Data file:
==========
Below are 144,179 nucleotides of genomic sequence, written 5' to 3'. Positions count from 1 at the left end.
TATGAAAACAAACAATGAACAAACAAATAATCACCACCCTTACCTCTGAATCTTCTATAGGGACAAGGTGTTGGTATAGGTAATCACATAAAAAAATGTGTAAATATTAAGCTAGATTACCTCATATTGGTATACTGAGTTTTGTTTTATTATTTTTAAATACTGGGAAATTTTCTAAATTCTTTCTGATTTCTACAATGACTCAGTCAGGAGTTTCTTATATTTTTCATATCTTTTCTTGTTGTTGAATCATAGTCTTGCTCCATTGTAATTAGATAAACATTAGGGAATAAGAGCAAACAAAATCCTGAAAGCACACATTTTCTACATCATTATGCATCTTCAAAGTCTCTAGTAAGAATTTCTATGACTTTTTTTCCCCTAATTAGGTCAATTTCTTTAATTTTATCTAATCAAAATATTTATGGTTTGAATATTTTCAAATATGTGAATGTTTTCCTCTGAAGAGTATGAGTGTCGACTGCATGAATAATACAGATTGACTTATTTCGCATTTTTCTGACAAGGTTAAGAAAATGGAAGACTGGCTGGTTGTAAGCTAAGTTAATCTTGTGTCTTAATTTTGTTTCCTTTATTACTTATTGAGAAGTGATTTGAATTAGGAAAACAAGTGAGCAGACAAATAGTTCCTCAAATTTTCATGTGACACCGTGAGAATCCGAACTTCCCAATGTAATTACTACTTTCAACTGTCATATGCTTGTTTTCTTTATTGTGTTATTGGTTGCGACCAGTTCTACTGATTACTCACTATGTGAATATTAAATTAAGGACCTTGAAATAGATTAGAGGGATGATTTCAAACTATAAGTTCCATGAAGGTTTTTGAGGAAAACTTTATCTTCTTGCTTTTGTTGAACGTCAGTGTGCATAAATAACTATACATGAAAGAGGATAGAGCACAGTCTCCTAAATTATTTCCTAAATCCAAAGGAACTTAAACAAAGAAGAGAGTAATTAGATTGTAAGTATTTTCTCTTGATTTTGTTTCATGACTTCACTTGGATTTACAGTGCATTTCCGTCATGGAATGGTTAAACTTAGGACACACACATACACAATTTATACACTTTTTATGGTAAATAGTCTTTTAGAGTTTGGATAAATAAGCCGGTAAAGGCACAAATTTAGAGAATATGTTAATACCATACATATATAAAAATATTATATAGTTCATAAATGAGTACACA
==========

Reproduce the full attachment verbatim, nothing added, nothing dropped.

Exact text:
Below are 144,179 nucleotides of genomic sequence, written 5' to 3'. Positions count from 1 at the left end.
TATGAAAACAAACAATGAACAAACAAATAATCACCACCCTTACCTCTGAATCTTCTATAGGGACAAGGTGTTGGTATAGGTAATCACATAAAAAAATGTGTAAATATTAAGCTAGATTACCTCATATTGGTATACTGAGTTTTGTTTTATTATTTTTAAATACTGGGAAATTTTCTAAATTCTTTCTGATTTCTACAATGACTCAGTCAGGAGTTTCTTATATTTTTCATATCTTTTCTTGTTGTTGAATCATAGTCTTGCTCCATTGTAATTAGATAAACATTAGGGAATAAGAGCAAACAAAATCCTGAAAGCACACATTTTCTACATCATTATGCATCTTCAAAGTCTCTAGTAAGAATTTCTATGACTTTTTTTCCCCTAATTAGGTCAATTTCTTTAATTTTATCTAATCAAAATATTTATGGTTTGAATATTTTCAAATATGTGAATGTTTTCCTCTGAAGAGTATGAGTGTCGACTGCATGAATAATACAGATTGACTTATTTCGCATTTTTCTGACAAGGTTAAGAAAATGGAAGACTGGCTGGTTGTAAGCTAAGTTAATCTTGTGTCTTAATTTTGTTTCCTTTATTACTTATTGAGAAGTGATTTGAATTAGGAAAACAAGTGAGCAGACAAATAGTTCCTCAAATTTTCATGTGACACCGTGAGAATCCGAACTTCCCAATGTAATTACTACTTTCAACTGTCATATGCTTGTTTTCTTTATTGTGTTATTGGTTGCGACCAGTTCTACTGATTACTCACTATGTGAATATTAAATTAAGGACCTTGAAATAGATTAGAGGGATGATTTCAAACTATAAGTTCCATGAAGGTTTTTGAGGAAAACTTTATCTTCTTGCTTTTGTTGAACGTCAGTGTGCATAAATAACTATACATGAAAGAGGATAGAGCACAGTCTCCTAAATTATTTCCTAAATCCAAAGGAACTTAAACAAAGAAGAGAGTAATTAGATTGTAAGTATTTTCTCTTGATTTTGTTTCATGACTTCACTTGGATTTACAGTGCATTTCCGTCATGGAATGGTTAAACTTAGGACACACACATACACAATTTATACACTTTTTATGGTAAATAGTCTTTTAGAGTTTGGATAAATAAGCCGGTAAAGGCACAAATTTAGAGAATATGTTAATACCATACATATATAAAAATATTATATAGTTCATAAATGAGTACACA